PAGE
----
1. When can you access your super?
You can access your super if you:
- are over 65, or
- are retired and over your preservation age, or
- meet one of the early eligibility requirements
2. What is a preservation age?
Your preservation age is the earliest age at which you can access your super without meeting an early eligibility requirement.
Your preservation age depends on when you were born. Refer to the table below to determine your preservation age.
3. What does “retired” mean?
If you are over 60 years old, “retired” means that you are not working. For the purposes of accessing your super, you also qualify as “retired” if you change jobs after 60.
If you are over preservation age and under 60 years old, “retired” means that you are not working and you don’t intend to work again either on a full time or part time basis. Part time is defined as more than 10 hours a week. For the purposes of accessing your super, if you stop working and have no intention to return to the workforce, but ultimately do end up working again, your status as “retired” is unaffected.
4. I satisfy the requirements to access my super. What are my options?
- Do nothing. Just because you can access your super, doesn’t mean you have to yet.
- Access your super through a pension. There are two types of super pensions. See below for further details.
- Access your super without a pension. If you are over 65, you can access your super however you like. There are no restrictions. If you do access your super without setting up a pension however, the super fund pays tax on the income.
5. What is a pension and how does it work?
There are two types of pensions. Simple Account Based Pensions (SABP) and Transition to Retirement Pensions (TRIS/TRAP).
Both these pension types have different qualifying and benefit characteristics. Refer to the table below.
*Refer to the links at the bottom of this page for further information on these terms
See minimum annual pension payment information from the ATO here.
6. How do I start a pension?
Contact New Brighton Capital when you wish to start your pension. We will work out your commencement balance as well as the minimum and maximum (if applicable) withdrawal amounts available to you.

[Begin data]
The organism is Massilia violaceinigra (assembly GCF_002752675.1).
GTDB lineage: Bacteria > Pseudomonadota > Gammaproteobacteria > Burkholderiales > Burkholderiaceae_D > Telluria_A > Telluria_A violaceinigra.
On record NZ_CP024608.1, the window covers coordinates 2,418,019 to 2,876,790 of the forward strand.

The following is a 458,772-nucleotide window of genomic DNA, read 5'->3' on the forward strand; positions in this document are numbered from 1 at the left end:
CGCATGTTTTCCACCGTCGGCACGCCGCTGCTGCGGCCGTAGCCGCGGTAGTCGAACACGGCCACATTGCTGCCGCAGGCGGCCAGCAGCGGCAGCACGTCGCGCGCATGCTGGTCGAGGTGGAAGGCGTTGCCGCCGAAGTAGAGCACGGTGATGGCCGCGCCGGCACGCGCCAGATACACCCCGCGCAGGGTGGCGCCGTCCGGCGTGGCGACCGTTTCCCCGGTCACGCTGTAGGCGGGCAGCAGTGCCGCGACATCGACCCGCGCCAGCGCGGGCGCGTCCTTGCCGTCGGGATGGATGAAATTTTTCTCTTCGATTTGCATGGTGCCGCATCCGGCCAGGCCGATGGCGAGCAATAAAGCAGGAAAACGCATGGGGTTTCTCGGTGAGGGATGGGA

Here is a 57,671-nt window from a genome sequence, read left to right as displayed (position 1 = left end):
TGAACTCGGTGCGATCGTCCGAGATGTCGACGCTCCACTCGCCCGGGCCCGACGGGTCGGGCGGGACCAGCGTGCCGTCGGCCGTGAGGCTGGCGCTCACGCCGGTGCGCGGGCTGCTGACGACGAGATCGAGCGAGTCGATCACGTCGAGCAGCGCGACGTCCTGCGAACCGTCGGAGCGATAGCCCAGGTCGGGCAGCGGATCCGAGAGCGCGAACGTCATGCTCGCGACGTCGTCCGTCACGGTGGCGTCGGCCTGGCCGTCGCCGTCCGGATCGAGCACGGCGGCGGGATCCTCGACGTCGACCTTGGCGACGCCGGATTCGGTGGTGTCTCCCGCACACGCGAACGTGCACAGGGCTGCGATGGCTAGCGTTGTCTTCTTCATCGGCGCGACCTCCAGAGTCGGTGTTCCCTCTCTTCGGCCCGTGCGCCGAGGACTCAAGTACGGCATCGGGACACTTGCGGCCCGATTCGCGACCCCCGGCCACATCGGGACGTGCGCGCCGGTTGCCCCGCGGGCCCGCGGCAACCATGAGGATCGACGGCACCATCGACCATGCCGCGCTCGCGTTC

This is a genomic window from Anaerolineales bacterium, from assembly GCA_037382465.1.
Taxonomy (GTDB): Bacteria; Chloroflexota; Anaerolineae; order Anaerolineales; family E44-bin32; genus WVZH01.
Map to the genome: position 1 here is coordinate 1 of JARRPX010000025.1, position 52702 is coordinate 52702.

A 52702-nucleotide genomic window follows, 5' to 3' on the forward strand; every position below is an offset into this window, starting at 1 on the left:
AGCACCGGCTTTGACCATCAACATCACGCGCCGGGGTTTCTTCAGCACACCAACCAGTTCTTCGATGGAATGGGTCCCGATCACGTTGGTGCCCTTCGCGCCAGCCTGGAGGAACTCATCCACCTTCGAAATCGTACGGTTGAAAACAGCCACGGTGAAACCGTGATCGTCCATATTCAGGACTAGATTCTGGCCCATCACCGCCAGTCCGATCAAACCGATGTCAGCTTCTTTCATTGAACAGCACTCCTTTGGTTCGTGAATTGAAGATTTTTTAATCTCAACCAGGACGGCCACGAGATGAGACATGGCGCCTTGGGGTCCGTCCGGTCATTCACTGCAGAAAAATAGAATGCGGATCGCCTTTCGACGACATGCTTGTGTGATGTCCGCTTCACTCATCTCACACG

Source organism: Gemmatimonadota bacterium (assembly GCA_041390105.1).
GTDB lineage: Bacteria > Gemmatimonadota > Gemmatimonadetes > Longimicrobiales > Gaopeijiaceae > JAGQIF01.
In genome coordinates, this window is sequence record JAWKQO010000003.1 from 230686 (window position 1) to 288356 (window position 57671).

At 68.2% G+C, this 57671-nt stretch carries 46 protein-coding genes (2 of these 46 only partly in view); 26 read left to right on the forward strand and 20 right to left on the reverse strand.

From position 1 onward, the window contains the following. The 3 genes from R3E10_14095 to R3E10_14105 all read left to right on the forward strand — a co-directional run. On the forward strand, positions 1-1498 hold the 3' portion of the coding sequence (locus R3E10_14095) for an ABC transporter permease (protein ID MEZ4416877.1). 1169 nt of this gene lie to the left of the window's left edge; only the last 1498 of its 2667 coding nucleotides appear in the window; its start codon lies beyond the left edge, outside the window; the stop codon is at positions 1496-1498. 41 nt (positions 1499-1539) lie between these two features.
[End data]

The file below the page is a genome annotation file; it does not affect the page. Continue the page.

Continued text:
7. How are the minimum and maximum payments calculated?
The minimum and maximum (if applicable) payments for the next financial year are determine by the accountant when they complete the current financial year’s tax return
8. Is there a limit to the amount I can have in my pension?
Yes. There is for limit for SABPs. The limit is called the Transfer Balance Cap (TBC). As of July 1st 2021 the value of the TBC is $1.7 million.
There is no limit for a TRIS/TRAP.
9. What happens if I start a SABP but have more than $1.7 million in super?
Earnings from the fund that are not in the SABP are taxed at the normal accumulation rates.
10.When I begin a pension, do I need to set up another bank account or separate my assets?
No, you do not need to set up any other accounts. Nor do you need to separate the assets into those in the pension account and those remaining in accumulation. The accountants determine everything required by treating the pension as a percentage of the total fund.
11. My fund has multiple members. How will this affect my pension?
Having multiple members in a fund does not impact your ability to go on a pension. Again, you do not need to set up any other accounts or separate assets.
12. Can I top up my SABP?
If you have already reached the $1.7 million limit, then no. Once you set up the pension, the value of the pension is equal to original $1.7 million pension plus any earnings from the pension, minus the pension payments made. Even if the value of the pension falls below $1.7 million you cannot top it up because you have already allocated up to the limit.
If you set up the pension with less than $1.7 million then you can not add to the original pension, but you can set up another pension as long as the total amount allocated does not go over $1.7 million cap. For example: if you had previously set up a pension for $1.5 million, you can set up another pension at any time for up to $200,000.
13. What happens if I set up a TRIS and then qualify for SABP (by either retiring or reaching 65).
Your TRIS will change its status to a R-TRIS (the R stands for retirement phase). An R-TRIS has the same benefits as an SABP.
If you qualify by reaching 65 then no documentation is required. If you qualify by retiring you will need to sign a “Retirement declaration”.
14. Are there any costs associated with going on a pension?
If you set up a pension at any time other than the end of the financial year, then the accountants will need to prepare mid-year financial statements. Mid-year financials are provided at a cost of $660.
If your SABP had both pension and accumulation balances during the financial year, an actuarial certificate is required to determine the amount of the fund’s income that is tax free. New Brighton Capital provides the actuarial certificate for $220.
15. What are the early eligibility requirements?
You can access your super before retirement/preservation age if you meet one of the following early eligibility requirements:
- Severe financial hardship
- Terminal illness
- Temporary resident
- Less than $200.00 in your super
- Compassionate grounds
Information on early release of superannuation can be found here.
If you access your super for any of these reasons, it first needs to be approved by the ATO.
Please message us via your online portal if you are entering into pension phase with your SMSF and we will guide you through the process.
For more information on retirement and accessing your super please review the ATO website.